July 1, 2013
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[Note: this is a transcript of a video that originally appeared on our website in July 2013]

A question that we are often asked by our clients is: what am I entitled to receive from my employer after being terminated?

Most employees in Canada are entitled to receive notice of termination, unless they are being let go for just cause. To determine the amount of notice, we look at:

  • Minimum standard entitlements
  • The offer letter or employment contract that you signed with your employer
  • Possible common law entitlements.

How do we determine your statutory notice entitlements? We start by working out whether your employer is federally or provincially regulated. In Ontario, most employers in the private sector are regulated by the provincial Employment Standards Act. This statute sets out the minimum employment standards, including notice entitlements. In Ontario, minimum statutory notice entitlements range from one week (after three months of employment) to a maximum of eight weeks (if your employer has a payroll of over 2.5 million dollars and you have worked for them for more than five years). You are also entitled to severance pay: this can be up to 26 weeks of your regular wages. It’s important to note that you may be entitled to more than these statutory minimums, depending on your common law entitlements or your employment contract.

What is common law reasonable notice? This is a period meant to give an employee notice that his or her job is coming to an end. The idea is to provide a financial cushion while the employee looks for comparable employment to replace their previous job.

How is that notice period determined? Common law reasonable notice periods tend to be longer than the statutory notice period. It’s determined by looking at relevant factors in an employee’s circumstances. The most relevant factors are generally the employee’s age, length of service, compensation, and the character of employment. For example, was it supervisory? What was the level of the employee’s responsibility? There is no exhaustive list of factors. At the end of the day, the court will consider any factor or issue that is relevant to determining how long it will take you to find comparable employment.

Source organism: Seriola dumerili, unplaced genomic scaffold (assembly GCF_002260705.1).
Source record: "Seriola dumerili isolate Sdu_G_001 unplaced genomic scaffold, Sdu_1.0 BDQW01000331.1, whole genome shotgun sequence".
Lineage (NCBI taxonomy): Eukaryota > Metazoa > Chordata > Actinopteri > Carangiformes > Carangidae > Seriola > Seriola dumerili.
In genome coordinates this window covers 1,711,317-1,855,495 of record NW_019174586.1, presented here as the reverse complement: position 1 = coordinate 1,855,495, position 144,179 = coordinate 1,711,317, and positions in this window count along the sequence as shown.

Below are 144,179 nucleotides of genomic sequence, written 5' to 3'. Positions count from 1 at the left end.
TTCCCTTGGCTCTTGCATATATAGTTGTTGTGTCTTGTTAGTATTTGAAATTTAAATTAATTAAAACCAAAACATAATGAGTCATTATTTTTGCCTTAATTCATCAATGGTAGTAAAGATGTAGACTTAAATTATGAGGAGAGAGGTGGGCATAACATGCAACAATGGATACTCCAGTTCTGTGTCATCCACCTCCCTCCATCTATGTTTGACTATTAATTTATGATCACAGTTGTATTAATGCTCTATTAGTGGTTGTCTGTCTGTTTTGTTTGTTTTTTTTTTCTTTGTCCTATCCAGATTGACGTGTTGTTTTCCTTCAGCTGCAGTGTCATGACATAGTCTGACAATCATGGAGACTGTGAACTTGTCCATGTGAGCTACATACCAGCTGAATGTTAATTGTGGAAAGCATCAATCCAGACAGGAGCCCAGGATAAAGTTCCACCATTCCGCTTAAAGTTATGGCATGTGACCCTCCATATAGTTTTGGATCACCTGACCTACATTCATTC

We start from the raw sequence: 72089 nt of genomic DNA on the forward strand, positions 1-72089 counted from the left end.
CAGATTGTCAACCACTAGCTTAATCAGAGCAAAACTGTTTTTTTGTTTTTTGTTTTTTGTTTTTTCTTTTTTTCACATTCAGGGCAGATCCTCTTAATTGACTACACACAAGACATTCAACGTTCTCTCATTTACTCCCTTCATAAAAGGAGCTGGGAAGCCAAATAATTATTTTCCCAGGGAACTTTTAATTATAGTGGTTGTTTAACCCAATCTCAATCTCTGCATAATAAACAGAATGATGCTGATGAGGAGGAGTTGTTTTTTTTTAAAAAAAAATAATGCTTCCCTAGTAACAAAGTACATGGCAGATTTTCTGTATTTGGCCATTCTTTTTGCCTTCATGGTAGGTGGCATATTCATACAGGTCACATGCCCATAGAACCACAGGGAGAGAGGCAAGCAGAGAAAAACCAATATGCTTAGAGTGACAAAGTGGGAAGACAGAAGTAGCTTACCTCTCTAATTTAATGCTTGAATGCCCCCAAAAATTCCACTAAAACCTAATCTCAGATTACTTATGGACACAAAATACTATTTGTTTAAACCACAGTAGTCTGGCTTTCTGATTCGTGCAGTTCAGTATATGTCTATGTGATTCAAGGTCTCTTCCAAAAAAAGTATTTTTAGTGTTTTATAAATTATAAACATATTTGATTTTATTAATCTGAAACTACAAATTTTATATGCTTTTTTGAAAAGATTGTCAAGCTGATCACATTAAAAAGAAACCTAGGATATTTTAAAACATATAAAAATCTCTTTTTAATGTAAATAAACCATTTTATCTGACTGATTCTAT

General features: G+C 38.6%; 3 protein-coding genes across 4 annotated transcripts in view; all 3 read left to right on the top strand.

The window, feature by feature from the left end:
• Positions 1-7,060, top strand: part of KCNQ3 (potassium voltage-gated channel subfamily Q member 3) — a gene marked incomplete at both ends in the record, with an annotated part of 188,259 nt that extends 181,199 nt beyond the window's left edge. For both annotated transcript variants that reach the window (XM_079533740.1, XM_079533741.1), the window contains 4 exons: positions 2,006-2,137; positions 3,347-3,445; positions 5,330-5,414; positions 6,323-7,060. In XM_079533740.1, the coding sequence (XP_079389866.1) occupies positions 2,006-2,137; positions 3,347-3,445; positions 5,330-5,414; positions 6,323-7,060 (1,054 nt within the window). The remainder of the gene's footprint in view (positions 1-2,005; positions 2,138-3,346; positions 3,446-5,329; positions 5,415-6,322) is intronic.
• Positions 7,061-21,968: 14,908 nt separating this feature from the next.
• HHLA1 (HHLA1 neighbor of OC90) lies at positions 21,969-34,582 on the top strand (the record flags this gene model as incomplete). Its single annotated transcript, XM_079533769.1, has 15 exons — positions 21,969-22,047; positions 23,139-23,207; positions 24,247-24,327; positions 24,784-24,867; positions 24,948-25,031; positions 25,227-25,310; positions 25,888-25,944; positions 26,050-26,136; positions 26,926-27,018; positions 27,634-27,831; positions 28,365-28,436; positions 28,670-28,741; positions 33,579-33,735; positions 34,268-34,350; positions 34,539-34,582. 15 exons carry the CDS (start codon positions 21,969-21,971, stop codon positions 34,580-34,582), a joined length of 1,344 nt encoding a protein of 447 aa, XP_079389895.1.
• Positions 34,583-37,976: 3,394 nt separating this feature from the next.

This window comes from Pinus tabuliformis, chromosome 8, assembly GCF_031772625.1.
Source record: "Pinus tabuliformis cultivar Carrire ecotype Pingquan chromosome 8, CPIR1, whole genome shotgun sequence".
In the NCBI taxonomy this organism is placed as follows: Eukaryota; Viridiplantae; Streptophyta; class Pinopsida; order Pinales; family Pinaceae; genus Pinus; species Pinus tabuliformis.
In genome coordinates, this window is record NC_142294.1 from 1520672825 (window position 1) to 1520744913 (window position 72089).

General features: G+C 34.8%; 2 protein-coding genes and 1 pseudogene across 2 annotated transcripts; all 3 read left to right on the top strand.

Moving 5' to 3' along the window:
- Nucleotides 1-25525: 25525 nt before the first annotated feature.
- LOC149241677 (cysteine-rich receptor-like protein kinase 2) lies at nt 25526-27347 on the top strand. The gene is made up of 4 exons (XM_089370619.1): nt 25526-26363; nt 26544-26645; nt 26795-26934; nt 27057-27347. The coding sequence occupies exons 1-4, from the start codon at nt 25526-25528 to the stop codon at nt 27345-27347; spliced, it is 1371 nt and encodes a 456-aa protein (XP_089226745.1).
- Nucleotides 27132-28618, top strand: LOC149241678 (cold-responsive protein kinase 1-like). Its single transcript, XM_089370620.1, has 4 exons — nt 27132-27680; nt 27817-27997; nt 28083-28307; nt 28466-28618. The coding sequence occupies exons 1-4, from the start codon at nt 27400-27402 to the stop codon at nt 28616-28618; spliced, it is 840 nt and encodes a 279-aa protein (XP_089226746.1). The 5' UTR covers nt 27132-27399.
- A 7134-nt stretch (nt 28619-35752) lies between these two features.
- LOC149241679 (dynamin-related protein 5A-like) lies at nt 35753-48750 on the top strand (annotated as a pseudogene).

What if you have a contract? It has become increasingly common for employment contracts to set out notice entitlements. What’s important about that is that a common law notice period can be expressly limited by an employment contract. As long as that contract meets the minimum requirements of the Employment Standards Act, and is contained in an enforceable agreement, your entitlements can be limited to the amount specified. It’s important for employees to carefully review and understand any offer of employment before signing it. Otherwise, you may be agreeing to limit your notice entitlements to the statutory minimum.

In terms of notice entitlements, generally speaking, the employee will either work until the end of the notice period, or they will cease working and be compensated with pay in lieu of notice, equivalent to the value of the salary and benefits that otherwise would have been provided. Generally, the goal is to place the employee in the same financial position as if they had been allowed to continue working until the end of the notice period.

At Nelligan O’Brien Payne, we can assist you with assessing your notice period and ensuring that you receive appropriate compensation.

This content is not intended to provide legal advice or opinion as neither can be given without reference to specific events and situations. © 2017 Nelligan O’Brien Payne LLP.

Service: Employment Law